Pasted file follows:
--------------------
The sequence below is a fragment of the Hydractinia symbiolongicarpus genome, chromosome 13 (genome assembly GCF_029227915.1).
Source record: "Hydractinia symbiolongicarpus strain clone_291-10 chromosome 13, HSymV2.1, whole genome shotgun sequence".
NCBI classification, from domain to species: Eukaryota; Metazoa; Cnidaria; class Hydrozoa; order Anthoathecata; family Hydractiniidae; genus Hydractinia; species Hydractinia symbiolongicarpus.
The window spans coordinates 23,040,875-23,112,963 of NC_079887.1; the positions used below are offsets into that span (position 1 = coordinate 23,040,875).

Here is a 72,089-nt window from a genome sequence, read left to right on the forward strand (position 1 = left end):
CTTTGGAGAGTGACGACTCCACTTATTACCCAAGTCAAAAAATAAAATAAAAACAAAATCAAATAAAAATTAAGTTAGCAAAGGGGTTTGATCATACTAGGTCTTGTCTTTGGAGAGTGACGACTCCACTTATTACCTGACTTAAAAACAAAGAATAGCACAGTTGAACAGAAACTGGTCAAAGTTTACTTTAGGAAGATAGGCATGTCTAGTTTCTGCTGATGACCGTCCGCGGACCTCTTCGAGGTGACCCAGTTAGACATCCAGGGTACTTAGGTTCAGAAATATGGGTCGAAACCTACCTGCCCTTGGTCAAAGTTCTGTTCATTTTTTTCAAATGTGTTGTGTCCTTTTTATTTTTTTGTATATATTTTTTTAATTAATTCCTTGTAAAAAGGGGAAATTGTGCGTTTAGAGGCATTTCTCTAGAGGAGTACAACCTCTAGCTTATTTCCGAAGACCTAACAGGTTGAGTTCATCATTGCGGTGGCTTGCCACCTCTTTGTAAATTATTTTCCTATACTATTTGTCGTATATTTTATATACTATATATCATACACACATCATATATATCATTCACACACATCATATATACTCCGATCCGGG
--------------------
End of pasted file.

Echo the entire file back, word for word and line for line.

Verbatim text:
The sequence below is a fragment of the Hydractinia symbiolongicarpus genome, chromosome 13 (genome assembly GCF_029227915.1).
Source record: "Hydractinia symbiolongicarpus strain clone_291-10 chromosome 13, HSymV2.1, whole genome shotgun sequence".
NCBI classification, from domain to species: Eukaryota; Metazoa; Cnidaria; class Hydrozoa; order Anthoathecata; family Hydractiniidae; genus Hydractinia; species Hydractinia symbiolongicarpus.
The window spans coordinates 23,040,875-23,112,963 of NC_079887.1; the positions used below are offsets into that span (position 1 = coordinate 23,040,875).

Here is a 72,089-nt window from a genome sequence, read left to right on the forward strand (position 1 = left end):
CTTTGGAGAGTGACGACTCCACTTATTACCCAAGTCAAAAAATAAAATAAAAACAAAATCAAATAAAAATTAAGTTAGCAAAGGGGTTTGATCATACTAGGTCTTGTCTTTGGAGAGTGACGACTCCACTTATTACCTGACTTAAAAACAAAGAATAGCACAGTTGAACAGAAACTGGTCAAAGTTTACTTTAGGAAGATAGGCATGTCTAGTTTCTGCTGATGACCGTCCGCGGACCTCTTCGAGGTGACCCAGTTAGACATCCAGGGTACTTAGGTTCAGAAATATGGGTCGAAACCTACCTGCCCTTGGTCAAAGTTCTGTTCATTTTTTTCAAATGTGTTGTGTCCTTTTTATTTTTTTGTATATATTTTTTTAATTAATTCCTTGTAAAAAGGGGAAATTGTGCGTTTAGAGGCATTTCTCTAGAGGAGTACAACCTCTAGCTTATTTCCGAAGACCTAACAGGTTGAGTTCATCATTGCGGTGGCTTGCCACCTCTTTGTAAATTATTTTCCTATACTATTTGTCGTATATTTTATATACTATATATCATACACACATCATATATATCATTCACACACATCATATATACTCCGATCCGGG